In 1832, we revoked the charters of close to a dozen banks operating contrary to the public interest. In 1911, we revoked the charter of Standard Oil, then the most profitable business in history, and broke John D. Rockefeller’s empire into pieces. In 1976, we dissolved Citizen Utilities Co. for delivering impure water to its customers. In 1998, we dismantled two cigarette industry shills (The Tobacco Institute and the Council for Tobacco Research), and passed a law in Wayne, Pennsylvania that prohibited repeat corporate offenders from doing business inside city limits. In 1999, more than 50,000 of us marched on Seattle and left egg on the face of the WTO. In 2005, we drafted legislation in Arcata, California, giving the city increased power to fight corporate malfeasance. In 2010, we used the Internet and creative activism to stop Nestle from contributing to global deforestation. In 2011, we occupied Wall Street. In 2012, we blacked out the Internet to speak up against SOPA and PIPA.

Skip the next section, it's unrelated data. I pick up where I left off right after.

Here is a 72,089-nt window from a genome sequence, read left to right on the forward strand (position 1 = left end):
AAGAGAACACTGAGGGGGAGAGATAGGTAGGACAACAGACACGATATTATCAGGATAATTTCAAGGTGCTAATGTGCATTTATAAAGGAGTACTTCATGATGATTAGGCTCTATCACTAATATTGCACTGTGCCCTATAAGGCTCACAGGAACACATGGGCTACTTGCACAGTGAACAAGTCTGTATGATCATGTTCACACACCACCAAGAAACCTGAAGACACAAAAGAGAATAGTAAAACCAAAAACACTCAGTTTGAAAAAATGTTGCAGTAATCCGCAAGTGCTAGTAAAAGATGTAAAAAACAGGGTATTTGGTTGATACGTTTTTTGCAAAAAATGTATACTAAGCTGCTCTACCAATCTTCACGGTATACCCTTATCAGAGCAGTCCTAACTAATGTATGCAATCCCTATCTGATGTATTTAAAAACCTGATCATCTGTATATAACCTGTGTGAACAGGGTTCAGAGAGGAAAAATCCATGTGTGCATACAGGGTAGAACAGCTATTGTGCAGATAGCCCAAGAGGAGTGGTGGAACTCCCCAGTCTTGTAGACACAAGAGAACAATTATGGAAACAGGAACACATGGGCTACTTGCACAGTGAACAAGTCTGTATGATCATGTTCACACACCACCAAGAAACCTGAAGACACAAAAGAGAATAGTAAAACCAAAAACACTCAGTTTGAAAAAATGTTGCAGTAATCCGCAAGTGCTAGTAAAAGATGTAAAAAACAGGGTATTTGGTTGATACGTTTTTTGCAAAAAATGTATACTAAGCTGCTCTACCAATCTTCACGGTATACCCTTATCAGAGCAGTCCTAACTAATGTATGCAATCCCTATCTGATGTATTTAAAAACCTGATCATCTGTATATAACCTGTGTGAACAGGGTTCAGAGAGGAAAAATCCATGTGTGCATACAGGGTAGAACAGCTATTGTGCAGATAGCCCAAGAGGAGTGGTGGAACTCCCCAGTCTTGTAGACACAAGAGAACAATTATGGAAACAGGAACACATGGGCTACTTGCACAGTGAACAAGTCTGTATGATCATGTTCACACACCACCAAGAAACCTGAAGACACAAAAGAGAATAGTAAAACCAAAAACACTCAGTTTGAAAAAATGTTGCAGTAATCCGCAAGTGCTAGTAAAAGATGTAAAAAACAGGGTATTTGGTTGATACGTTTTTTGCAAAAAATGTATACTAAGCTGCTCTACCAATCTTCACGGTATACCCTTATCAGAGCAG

We’ve done it before. We have disrupted and undermined the operation of the multinational profit machine. Spat in the faces of the neoliberal elite.

We’ve done it before. And we can do it again.

Corporate evolution must be matched by activist evolution. The globalization of resistance. Protest Nation. It’s time to grow. It’s time to hit them somewhere other than the pocketbook. It’s time to color outside the lines.

It’s time to bring their executives to trial. GM for vehicular homicide. Monsanto for racketeering. Volkswagen for reckless endangerment. Exxon for Crimes Against Humanity. It’s time for UN sanctions against Pfizer. It’s time to demand fines that could cripple even the most robust multinational. It’s time to hack the mainframe of consumer indifference with online blackouts and website truthbombs. It’s time to slow the pace of turbo-capitalism and chop the heads off of market fundamentalists.

A line has been crossed. Now, it’s time for a few well-placed lines of our own. Robin Hood taxes on Wall Street transactions. A “3-Strikes” Mandatory Revocation Clause in every Corporate Charter. Reduce interstate competition by chartering at the federal level. Democracy restored by millions of voices and a few good legislators.

Revolution, a few lines at a time.

It’s time for the latest in our line of succession.

It’s time to pull the rug out from under the worst of them, time to pass sentence, time to divide their assets at auction or put them into a fund for their victims. It’s time for us to declare war on Corporate Sovereignty.

The time has come, and it’s up to us.

  • by Jesse Donaldson